It's a bit like committing sociology, but committing sociology is a bit like preventative healthcare; it saves you a hell of a lot of trouble down the road and, ultimately, is cheaper too.

There are also the human beings suffering under the sadistic cruelty of the ISIL's stupid thugs.  These aren't one-note Muslim others, the extras in the movie that the good guy saves from the bad guy; these are people with education, lived experience, personal interests, aspirations, just like any people anywhere.  

They are our neighbours.  They have always been our neighbours.  

Would you suffer your neighbour to be taken from their home and subjected to torture for nothing other than the colour of their skin or for their religious beliefs?  Would you?

It's happened before.  It happens now, though we tell ourselves that black youth, or aboriginal women aren't quite like us, for if they were they wouldn't have the challenges they face.

ISIL is the worst of humanity - they believe in an end-game, which means whatever they do to get to that point is justified.  

They are cruel - they look at the people they kill and torture as playings, lesser-thans who exist on earth for their purposes.

They want a fight.  They are proactively picking fights that serve their purposes.

And they don't care about anything that rests outside their very narrow ideology.  You are either with them or against them; structural issues don't matter, ecological sustainability doesn't matter, the mental health of children, the physical health of the whole, none of that matters.  They are strong, we are weak, they will prevail, all they need to do is provoke us into a fight on their turf, on their terms.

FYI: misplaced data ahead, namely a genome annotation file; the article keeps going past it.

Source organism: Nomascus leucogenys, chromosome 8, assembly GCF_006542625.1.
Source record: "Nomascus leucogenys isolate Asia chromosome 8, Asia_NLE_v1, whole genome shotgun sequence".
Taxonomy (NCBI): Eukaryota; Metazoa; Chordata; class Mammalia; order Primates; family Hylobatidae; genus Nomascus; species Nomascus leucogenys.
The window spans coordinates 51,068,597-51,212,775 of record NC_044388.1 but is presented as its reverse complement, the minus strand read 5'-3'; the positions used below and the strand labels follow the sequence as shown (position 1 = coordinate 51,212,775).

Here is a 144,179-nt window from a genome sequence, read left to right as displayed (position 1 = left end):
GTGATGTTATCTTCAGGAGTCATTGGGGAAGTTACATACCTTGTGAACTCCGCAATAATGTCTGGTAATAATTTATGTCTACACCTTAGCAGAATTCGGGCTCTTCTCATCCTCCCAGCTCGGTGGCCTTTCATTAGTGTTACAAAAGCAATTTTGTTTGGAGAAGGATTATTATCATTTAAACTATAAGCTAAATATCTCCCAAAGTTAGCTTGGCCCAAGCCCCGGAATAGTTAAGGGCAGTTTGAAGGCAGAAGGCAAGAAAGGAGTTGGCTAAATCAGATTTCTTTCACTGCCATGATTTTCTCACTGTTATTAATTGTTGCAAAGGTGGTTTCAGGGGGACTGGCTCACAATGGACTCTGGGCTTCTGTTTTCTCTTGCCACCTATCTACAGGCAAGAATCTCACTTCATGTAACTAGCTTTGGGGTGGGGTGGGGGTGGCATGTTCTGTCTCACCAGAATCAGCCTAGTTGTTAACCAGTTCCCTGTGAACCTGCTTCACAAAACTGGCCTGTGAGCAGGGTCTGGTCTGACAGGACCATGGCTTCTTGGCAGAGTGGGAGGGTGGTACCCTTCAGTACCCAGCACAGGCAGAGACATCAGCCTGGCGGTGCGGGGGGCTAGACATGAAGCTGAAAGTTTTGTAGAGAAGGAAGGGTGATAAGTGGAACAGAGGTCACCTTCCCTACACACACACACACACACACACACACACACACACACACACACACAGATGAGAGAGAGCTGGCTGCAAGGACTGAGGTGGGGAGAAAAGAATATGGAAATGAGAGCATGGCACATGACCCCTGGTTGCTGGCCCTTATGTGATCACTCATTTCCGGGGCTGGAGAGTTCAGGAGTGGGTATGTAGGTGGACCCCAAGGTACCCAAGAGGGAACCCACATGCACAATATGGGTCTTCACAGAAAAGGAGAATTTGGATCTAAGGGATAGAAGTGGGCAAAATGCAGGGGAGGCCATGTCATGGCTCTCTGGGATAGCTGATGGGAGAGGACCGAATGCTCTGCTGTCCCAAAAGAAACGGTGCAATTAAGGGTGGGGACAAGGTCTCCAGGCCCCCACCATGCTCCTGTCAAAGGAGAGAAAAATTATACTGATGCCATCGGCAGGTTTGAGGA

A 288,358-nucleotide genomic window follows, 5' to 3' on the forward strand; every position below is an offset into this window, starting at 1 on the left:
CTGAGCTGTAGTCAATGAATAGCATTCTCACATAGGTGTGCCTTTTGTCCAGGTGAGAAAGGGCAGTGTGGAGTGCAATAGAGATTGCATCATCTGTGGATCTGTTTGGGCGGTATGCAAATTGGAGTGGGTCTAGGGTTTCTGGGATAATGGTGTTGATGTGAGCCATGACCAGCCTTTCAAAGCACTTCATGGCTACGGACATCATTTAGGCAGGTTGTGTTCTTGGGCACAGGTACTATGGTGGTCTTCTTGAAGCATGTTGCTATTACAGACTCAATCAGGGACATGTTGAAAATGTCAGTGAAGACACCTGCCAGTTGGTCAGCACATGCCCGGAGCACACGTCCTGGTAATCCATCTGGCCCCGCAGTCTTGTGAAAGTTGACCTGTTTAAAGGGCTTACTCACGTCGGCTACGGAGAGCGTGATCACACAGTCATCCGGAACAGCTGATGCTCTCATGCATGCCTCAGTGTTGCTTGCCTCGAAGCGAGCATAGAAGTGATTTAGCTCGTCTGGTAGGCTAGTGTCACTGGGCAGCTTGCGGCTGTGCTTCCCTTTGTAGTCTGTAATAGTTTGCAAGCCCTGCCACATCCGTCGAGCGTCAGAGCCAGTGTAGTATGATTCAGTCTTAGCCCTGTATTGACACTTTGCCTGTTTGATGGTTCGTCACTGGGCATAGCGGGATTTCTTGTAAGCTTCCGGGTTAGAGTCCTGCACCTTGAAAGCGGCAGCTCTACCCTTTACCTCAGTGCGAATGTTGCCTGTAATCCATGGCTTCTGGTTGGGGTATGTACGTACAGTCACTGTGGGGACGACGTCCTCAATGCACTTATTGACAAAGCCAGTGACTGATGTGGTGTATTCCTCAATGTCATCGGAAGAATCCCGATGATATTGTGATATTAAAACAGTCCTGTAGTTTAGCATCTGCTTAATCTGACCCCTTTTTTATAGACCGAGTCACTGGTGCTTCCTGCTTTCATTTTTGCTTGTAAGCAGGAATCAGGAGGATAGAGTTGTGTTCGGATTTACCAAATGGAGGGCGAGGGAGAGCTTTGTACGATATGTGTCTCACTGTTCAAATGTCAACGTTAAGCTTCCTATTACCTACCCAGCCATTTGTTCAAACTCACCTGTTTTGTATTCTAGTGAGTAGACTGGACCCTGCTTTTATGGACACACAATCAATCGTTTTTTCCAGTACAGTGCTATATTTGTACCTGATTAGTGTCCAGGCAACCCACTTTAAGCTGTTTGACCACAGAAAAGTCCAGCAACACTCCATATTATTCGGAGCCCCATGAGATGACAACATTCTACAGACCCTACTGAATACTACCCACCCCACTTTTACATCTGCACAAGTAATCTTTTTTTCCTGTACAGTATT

The irony of course is that ISIL is writ large all the excesses they purport to be disgusted by in Western society.

We have seen ISIL before - in Rwanda, in the former Yugoslavia, in the Rape of Nanking and in Western colonization, in the Reign of Terror and in the Inquisition.

ISIL is merely the current name of the darkness within that has been with us since the beginning.

The actual body that is ISIL must be stopped, which is a much more complex process than containment and elimination.  History has taught us this, though we have yet to learn.

Ultimately, though, ISIL is a reminder of why we must always be vigilant, considerate of consequence and empathetic to our neighbours.

We are at our best when we stand together, becoming more than the sum of our parts.

Divide and conquer is the opposite of that.  Ignoring your neighbour is the opposite of that.

Until we internalize this lesson, ISIL - by whatever name it takes - will always be with us.